Transcription from the two gal promoters is coordinately repressed (negative control) by GalR and HU acting together (7, 8). The repression requires binding of GalR to two operators, Oe and O which are similar 16-bp sequences with a dyad symmetry (Fig. 2) (21-23). O e is located upstream of the promoters at position _60.5, whereas O i is located within the structural gene galE at position +53.5. The two operator-bound GalR molecules associate with each other in the presence of the cofactor, HU (a heterodimer of two subunits, HUa and HUb), resulting in the formation of a DNA loop encompassing the promoters (8, 24) (Fig. 3). The DNA looping presumably changes the structure of the promoters, making them refractory to RNA polymerase caging (18, 25). The nucleoprotein complex that represses the gal promoters is called the Gal repressosome, because its formation is by binding of a histone-like component of the bacterial nucleoid as well as a repressor (26). Although GalR binds to Oe and Oi in both the absence and presence of HU, GalR binding alone does not bring about DNA looping and the associated simultaneous repression of the promoters (27). HU is absolutely necessary for the effect; it cannot be replaced by other histone-like proteins. Although HU is not a sequence-specific DNA binding protein, one molecule of HU heterodimer binds to and bends the gal DNA centered at an architecturally critical position (8). Genetic analysis and modeling defined the GalR surfaces interacting to form a stacked, V-shaped tetrameric structure (28, 29). Evaluation of the DNA elastic energies gave unambiguous preference to a DNA loop in which OE and OI adopt an antiparallel orientation causing undertwisting of DNA (29). Since HU binding depends on GalR binding to both Oe and Oi and the binding of GalR to the operators is enhanced by HU, GalR and HU bind cooperatively (8). GalR piggybacks HU to the critical position on the DNA through a specific GalR-HU interaction (31). The entire process facilitates the GalR-GalR interaction resulting in cooperativity. The GalR-HU contact may be transient and was not in the final repressosome structure. The dependence of HU binding on GalR renders the HU-containing nucleoprotein complex that brings about repression of P1 and P2 sensitive to inducer D-galactose for transcription derepression. Such a mechanism is an example of how DNA that is "condensed" by binding proteins and made refractory to RNA polymerase action can become available for transcription in response to specific signals.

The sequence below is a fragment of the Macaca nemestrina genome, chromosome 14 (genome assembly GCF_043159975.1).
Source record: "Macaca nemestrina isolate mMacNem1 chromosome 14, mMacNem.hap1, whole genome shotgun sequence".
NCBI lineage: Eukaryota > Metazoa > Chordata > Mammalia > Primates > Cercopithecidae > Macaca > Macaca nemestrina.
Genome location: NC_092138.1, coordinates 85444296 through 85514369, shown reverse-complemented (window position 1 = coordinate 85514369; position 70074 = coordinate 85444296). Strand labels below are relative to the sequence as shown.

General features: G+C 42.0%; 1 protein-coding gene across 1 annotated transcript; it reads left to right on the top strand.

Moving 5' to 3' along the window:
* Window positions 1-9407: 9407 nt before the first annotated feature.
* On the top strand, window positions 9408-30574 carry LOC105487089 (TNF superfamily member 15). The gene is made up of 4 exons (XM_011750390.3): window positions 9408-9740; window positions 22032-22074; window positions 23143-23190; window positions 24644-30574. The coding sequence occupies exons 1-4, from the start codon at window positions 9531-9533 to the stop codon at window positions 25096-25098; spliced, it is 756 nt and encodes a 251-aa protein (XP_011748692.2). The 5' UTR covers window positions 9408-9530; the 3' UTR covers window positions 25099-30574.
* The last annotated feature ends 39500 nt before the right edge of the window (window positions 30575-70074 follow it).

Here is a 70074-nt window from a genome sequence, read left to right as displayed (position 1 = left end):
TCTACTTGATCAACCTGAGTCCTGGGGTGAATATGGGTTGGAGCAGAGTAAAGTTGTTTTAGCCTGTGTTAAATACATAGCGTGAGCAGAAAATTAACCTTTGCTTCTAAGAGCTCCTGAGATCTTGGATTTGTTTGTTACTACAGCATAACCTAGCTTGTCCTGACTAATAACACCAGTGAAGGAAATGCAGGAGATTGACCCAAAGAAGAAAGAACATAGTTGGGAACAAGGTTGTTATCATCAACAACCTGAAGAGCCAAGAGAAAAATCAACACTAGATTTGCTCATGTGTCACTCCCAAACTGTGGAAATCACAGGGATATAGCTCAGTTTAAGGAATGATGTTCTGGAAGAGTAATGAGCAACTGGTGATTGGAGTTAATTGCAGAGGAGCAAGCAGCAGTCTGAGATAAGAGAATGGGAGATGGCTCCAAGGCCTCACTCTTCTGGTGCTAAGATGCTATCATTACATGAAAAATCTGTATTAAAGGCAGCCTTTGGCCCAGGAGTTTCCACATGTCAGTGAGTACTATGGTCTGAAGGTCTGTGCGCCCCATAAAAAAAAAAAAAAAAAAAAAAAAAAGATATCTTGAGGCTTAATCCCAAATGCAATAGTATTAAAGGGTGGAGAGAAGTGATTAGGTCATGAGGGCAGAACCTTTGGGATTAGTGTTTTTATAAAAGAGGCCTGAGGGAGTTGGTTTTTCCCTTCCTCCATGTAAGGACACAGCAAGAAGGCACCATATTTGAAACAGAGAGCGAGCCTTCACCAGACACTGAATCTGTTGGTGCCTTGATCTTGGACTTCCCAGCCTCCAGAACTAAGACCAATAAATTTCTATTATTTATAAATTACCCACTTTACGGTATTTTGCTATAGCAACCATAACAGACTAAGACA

Figure 3. The DNA looping of the gal promoter by binding of the GalR regulator and HU corepressor. The details of binding of the two proteins are discussed in the text.